38. Christensen H.C., Schuz J., Koslejanetz M et al., 2005. Cellular telephones and risk for brain tumors: a population-based, incident case–control study. Neurology 64(7):1189–1195.Google Scholar
  39. D’Errico A., Taioli E., Chen X., Vineis P, 1996. Genetic metabolic polymorphisms and the risk of cancer: a review of the literature. Biomarkers 1:149–173.Google Scholar
  40. Dagnelie P.C., Schuurman A.G., Goldbohm R.A., Van den Brandt P.A., 2004. Diet, anthropometric measures and prostate cancer risk: a review of prospective cohort and intervention studies. BJU Int 93(8):1139–1150.Google Scholar
  41. Dai Z., Xu Y.C., Niu L., 2007. Obesity and colorectal cancer risk: a meta-analysis of cohort studies. World J Gastroenterol 13(31):4199–4206.Google Scholar
  42. Darbre P.D., Aljarrah A., Miller W.R. et al., 2004. Concentrations of parabens in human breast tumors. J Appl Toxicol 24:5–13.Google Scholar
  43. Davis C., Milner J., 2004. Frontiers in nutrigenomics, proteomics, metabolomics and cancer prevention. Mutat Res 551:51–64.Google Scholar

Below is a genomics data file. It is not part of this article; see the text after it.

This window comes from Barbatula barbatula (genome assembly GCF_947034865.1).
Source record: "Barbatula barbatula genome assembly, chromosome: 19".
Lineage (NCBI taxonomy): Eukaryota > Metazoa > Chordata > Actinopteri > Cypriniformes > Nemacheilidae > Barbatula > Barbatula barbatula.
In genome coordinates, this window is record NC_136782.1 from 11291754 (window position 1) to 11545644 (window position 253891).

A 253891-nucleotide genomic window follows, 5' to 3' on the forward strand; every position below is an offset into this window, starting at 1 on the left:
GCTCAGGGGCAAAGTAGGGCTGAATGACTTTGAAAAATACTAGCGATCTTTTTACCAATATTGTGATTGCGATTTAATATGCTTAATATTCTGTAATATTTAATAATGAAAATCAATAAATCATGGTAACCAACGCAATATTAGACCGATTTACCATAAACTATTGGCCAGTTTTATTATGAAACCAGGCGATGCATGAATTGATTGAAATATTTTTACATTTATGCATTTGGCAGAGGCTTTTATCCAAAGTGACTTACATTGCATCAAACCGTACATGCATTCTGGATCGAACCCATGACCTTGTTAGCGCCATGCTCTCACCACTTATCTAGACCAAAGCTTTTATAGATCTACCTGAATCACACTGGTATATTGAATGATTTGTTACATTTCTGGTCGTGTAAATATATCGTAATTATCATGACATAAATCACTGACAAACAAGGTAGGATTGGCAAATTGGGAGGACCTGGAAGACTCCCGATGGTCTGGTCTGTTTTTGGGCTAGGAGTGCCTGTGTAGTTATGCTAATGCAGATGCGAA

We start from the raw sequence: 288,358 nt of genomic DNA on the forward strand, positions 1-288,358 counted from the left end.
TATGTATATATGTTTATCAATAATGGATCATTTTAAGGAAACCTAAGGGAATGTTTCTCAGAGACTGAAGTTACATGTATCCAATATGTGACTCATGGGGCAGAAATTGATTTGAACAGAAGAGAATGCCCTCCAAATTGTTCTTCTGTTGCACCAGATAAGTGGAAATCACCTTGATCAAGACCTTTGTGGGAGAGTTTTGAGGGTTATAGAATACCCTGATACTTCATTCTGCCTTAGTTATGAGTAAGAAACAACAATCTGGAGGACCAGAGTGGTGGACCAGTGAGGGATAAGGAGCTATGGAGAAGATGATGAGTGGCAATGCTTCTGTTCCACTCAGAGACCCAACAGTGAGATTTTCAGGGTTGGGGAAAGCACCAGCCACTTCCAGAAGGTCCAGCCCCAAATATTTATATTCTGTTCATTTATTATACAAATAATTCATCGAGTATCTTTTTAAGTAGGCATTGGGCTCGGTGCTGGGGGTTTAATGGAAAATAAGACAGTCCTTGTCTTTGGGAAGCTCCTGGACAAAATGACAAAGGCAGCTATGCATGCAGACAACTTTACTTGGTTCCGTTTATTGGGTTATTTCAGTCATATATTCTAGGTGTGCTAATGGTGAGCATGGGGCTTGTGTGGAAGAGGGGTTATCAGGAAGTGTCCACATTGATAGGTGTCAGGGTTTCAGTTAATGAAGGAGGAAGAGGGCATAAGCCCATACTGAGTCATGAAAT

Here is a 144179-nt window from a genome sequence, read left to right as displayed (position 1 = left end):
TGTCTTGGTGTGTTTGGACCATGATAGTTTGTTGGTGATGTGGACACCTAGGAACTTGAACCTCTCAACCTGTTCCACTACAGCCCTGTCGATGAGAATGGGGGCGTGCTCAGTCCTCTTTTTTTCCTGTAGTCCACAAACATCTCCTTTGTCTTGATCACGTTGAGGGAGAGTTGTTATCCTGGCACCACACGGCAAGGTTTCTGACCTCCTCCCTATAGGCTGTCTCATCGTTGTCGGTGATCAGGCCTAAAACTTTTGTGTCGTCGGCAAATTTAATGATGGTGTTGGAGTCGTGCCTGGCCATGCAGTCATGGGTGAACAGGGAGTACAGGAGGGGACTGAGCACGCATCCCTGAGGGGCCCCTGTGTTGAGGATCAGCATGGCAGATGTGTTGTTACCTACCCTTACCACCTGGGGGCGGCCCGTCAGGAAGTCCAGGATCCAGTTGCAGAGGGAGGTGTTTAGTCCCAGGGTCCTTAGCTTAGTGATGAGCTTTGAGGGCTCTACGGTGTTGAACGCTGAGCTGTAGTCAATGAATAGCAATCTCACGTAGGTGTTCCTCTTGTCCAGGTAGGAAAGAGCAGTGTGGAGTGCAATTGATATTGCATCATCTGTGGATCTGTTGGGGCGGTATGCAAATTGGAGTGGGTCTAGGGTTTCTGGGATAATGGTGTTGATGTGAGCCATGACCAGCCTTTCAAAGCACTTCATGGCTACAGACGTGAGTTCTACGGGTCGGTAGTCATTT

44. Dendy P.P., Brugmans M.J.P., 2003. Low dose radiation risks. Br J Radiobiol 76:674–677.Google Scholar
  45. DePinho R.A., 2000. The age of cancer. Nature 408(9):248–254.Google Scholar
  46. Deswal A., Petersen N.J., Feldman A.M. et al., 2001. Cytokines and cytokine receptors in advanced heart failure. An analysis of the cytokine database from the Vesnarinone Trial (VEST). Circulation 24:2055–2059.Google Scholar
  47. Diez O., Brunet J., Sanz J., del Rio E., Alonso M.C., Baiget M., 1997. Differences in phenotypic expression of a new BRCA1 mutation in identical twins. Lancet 350:713.Google Scholar